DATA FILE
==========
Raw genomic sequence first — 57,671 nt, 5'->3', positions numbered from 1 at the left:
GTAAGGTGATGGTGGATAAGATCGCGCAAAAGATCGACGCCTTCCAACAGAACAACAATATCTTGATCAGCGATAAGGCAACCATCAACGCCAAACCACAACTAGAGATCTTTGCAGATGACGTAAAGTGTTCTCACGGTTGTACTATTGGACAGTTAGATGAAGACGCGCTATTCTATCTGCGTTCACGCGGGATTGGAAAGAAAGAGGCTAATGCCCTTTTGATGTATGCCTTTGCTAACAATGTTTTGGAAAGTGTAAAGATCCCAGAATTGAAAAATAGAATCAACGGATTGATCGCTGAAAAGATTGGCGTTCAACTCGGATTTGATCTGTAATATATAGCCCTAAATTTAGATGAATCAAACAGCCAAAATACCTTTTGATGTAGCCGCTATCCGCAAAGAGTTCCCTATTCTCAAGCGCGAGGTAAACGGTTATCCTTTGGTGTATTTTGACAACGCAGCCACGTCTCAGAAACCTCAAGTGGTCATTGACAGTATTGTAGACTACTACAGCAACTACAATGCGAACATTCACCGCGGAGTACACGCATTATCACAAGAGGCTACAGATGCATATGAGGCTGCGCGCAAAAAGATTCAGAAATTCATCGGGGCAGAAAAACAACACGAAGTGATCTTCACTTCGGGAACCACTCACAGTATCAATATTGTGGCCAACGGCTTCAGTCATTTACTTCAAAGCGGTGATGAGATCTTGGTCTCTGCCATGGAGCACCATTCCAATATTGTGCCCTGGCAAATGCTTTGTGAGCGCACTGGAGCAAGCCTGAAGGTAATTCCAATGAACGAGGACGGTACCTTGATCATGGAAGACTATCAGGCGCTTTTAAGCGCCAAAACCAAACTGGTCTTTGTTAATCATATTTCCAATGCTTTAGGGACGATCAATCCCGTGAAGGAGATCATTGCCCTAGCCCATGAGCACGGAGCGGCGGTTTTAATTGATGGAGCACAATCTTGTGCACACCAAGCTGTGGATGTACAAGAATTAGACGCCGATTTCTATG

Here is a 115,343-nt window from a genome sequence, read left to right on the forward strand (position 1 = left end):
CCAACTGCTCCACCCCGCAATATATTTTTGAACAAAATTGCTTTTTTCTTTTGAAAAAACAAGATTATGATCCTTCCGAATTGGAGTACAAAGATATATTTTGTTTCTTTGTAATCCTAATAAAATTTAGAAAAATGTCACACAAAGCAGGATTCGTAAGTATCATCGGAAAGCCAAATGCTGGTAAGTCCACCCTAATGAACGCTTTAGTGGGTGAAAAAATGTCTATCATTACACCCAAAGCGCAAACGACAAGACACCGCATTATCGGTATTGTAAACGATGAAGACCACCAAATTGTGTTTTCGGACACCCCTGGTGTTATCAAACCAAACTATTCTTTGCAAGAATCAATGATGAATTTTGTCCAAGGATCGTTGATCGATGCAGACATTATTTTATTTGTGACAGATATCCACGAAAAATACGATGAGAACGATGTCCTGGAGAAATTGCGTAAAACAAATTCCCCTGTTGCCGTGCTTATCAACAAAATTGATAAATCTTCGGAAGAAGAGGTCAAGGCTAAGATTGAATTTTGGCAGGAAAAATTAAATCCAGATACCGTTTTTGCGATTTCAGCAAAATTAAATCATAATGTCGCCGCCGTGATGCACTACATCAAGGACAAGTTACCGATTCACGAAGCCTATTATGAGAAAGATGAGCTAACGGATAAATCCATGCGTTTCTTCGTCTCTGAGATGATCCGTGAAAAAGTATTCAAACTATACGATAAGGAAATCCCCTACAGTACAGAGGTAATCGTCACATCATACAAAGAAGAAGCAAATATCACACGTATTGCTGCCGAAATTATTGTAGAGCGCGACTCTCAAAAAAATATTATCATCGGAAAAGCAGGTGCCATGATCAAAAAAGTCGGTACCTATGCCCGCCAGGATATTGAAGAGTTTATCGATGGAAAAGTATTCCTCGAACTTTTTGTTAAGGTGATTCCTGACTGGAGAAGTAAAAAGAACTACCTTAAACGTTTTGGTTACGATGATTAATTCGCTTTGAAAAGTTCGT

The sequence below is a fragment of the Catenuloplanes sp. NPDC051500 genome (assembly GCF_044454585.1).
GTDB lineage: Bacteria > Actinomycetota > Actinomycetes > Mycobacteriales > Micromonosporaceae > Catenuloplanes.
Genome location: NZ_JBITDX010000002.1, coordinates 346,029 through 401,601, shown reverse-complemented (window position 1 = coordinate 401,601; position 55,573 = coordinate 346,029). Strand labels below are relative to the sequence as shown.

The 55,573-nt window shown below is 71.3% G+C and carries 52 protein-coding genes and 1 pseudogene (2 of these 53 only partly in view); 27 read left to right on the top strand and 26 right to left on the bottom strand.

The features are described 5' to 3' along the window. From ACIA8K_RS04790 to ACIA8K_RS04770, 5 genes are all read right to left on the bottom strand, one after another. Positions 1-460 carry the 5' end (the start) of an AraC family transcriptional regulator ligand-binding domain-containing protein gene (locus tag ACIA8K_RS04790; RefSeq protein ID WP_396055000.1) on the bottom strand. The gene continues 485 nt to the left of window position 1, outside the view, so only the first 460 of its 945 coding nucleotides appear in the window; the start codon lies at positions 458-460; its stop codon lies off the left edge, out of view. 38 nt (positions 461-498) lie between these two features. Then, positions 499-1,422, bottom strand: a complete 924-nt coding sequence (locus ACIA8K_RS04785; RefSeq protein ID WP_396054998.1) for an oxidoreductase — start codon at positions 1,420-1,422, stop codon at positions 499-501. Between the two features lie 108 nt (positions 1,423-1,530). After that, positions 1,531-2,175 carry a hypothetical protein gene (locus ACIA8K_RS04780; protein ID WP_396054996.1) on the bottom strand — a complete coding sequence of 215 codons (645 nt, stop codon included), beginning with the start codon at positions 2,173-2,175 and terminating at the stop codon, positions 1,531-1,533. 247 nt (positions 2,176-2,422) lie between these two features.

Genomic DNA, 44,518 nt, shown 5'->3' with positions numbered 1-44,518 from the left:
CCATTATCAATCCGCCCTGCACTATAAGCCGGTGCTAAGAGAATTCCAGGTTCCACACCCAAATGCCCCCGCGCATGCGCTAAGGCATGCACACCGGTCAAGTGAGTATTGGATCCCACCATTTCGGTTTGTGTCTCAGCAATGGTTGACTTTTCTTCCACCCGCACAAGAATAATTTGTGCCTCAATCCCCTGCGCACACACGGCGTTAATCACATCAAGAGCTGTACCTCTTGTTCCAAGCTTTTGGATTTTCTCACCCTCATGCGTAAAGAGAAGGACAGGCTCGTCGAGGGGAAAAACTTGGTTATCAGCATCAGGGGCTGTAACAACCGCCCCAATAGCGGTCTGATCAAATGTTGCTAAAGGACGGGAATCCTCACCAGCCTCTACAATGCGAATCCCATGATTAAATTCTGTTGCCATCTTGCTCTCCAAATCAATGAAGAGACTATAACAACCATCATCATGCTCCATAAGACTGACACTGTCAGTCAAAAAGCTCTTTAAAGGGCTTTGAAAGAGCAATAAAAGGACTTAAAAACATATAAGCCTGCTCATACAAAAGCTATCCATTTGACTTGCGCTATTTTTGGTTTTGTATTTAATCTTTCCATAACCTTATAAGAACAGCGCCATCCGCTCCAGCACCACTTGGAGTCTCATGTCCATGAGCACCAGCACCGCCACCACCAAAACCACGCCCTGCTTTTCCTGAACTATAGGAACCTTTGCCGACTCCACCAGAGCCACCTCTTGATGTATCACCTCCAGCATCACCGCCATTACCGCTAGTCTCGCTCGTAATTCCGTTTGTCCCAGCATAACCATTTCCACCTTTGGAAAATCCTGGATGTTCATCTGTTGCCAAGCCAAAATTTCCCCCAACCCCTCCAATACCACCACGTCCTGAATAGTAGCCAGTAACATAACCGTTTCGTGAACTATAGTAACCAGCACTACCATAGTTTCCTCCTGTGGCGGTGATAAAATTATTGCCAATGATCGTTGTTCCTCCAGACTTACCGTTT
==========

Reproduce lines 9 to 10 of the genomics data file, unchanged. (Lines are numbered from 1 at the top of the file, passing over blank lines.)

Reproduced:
The features are described 5' to 3' along the window. From ACIA8K_RS04790 to ACIA8K_RS04770, 5 genes are all read right to left on the bottom strand, one after another. Positions 1-460 carry the 5' end (the start) of an AraC family transcriptional regulator ligand-binding domain-containing protein gene (locus tag ACIA8K_RS04790; RefSeq protein ID WP_396055000.1) on the bottom strand. The gene continues 485 nt to the left of window position 1, outside the view, so only the first 460 of its 945 coding nucleotides appear in the window; the start codon lies at positions 458-460; its stop codon lies off the left edge, out of view. 38 nt (positions 461-498) lie between these two features. Then, positions 499-1,422, bottom strand: a complete 924-nt coding sequence (locus ACIA8K_RS04785; RefSeq protein ID WP_396054998.1) for an oxidoreductase — start codon at positions 1,420-1,422, stop codon at positions 499-501. Between the two features lie 108 nt (positions 1,423-1,530). After that, positions 1,531-2,175 carry a hypothetical protein gene (locus ACIA8K_RS04780; protein ID WP_396054996.1) on the bottom strand — a complete coding sequence of 215 codons (645 nt, stop codon included), beginning with the start codon at positions 2,173-2,175 and terminating at the stop codon, positions 1,531-1,533. 247 nt (positions 2,176-2,422) lie between these two features.

Genomic DNA, 44,518 nt, shown 5'->3' with positions numbered 1-44,518 from the left: